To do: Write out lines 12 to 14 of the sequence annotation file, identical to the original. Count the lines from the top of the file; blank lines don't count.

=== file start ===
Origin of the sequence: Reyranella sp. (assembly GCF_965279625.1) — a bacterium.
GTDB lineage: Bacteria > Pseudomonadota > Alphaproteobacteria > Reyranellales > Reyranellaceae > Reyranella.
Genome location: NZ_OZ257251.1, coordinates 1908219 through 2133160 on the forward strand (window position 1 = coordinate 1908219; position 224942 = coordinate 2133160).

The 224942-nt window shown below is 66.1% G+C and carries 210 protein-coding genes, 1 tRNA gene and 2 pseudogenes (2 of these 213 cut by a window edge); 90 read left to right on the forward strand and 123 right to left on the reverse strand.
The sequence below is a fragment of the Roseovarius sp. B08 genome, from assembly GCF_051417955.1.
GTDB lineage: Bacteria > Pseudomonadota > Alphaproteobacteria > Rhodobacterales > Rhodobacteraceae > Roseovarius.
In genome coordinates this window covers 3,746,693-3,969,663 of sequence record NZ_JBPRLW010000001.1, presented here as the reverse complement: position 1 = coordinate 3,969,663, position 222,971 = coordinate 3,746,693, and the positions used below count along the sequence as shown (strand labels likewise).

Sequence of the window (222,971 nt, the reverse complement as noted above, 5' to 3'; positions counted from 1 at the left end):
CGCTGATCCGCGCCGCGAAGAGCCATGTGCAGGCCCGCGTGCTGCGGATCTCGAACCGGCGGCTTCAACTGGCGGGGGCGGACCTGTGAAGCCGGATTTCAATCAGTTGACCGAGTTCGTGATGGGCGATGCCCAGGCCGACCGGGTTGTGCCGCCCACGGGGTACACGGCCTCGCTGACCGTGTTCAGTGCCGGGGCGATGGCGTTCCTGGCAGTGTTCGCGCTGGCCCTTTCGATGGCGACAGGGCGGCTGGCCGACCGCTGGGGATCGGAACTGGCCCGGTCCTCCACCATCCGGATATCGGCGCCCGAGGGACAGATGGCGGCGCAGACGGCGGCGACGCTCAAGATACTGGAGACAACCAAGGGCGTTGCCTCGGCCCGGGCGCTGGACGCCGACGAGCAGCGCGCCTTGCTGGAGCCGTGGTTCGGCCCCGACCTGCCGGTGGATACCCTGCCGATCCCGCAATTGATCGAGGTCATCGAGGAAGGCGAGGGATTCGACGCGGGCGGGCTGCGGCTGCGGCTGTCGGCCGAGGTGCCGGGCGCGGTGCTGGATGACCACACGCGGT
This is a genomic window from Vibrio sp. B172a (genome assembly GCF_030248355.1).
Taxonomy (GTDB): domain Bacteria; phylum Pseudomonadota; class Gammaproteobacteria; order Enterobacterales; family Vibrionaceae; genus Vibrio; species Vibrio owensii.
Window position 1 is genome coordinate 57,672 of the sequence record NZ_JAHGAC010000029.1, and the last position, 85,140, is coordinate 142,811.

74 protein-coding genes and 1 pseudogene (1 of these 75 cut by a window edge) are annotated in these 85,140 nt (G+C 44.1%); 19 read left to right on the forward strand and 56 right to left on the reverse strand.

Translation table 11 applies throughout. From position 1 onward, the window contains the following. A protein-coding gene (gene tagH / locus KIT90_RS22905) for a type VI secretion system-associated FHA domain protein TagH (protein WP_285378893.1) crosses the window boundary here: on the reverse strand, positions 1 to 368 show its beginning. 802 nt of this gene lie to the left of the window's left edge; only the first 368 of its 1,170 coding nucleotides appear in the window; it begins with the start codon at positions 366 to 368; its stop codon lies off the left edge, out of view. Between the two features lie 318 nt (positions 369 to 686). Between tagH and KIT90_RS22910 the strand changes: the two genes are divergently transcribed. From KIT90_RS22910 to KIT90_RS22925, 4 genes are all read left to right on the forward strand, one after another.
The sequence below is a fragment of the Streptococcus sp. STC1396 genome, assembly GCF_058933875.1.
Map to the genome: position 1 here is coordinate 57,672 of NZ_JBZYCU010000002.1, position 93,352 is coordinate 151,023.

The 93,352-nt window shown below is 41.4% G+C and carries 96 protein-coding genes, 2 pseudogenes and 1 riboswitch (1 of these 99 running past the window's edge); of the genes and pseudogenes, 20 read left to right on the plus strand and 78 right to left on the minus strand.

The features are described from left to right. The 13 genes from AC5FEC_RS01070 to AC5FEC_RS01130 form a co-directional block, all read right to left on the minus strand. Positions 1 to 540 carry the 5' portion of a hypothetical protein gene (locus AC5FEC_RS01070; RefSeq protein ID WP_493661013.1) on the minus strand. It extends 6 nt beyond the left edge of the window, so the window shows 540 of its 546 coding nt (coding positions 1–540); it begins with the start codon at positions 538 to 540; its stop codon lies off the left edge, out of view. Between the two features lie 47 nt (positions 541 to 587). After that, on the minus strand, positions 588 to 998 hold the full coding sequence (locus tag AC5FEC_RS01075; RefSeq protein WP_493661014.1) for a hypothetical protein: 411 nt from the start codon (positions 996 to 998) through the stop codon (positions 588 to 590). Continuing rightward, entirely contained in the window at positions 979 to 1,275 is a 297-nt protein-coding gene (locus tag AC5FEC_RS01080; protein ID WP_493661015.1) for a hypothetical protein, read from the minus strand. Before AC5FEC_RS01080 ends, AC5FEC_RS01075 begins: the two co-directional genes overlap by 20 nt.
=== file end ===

Window position 1 is genome coordinate 57,672 of the sequence record NZ_JAHGAC010000029.1, and the last position, 85,140, is coordinate 142,811.

74 protein-coding genes and 1 pseudogene (1 of these 75 cut by a window edge) are annotated in these 85,140 nt (G+C 44.1%); 19 read left to right on the forward strand and 56 right to left on the reverse strand.

Translation table 11 applies throughout. From position 1 onward, the window contains the following. A protein-coding gene (gene tagH / locus KIT90_RS22905) for a type VI secretion system-associated FHA domain protein TagH (protein WP_285378893.1) crosses the window boundary here: on the reverse strand, positions 1 to 368 show its beginning. 802 nt of this gene lie to the left of the window's left edge; only the first 368 of its 1,170 coding nucleotides appear in the window; it begins with the start codon at positions 366 to 368; its stop codon lies off the left edge, out of view. Between the two features lie 318 nt (positions 369 to 686). Between tagH and KIT90_RS22910 the strand changes: the two genes are divergently transcribed. From KIT90_RS22910 to KIT90_RS22925, 4 genes are all read left to right on the forward strand, one after another.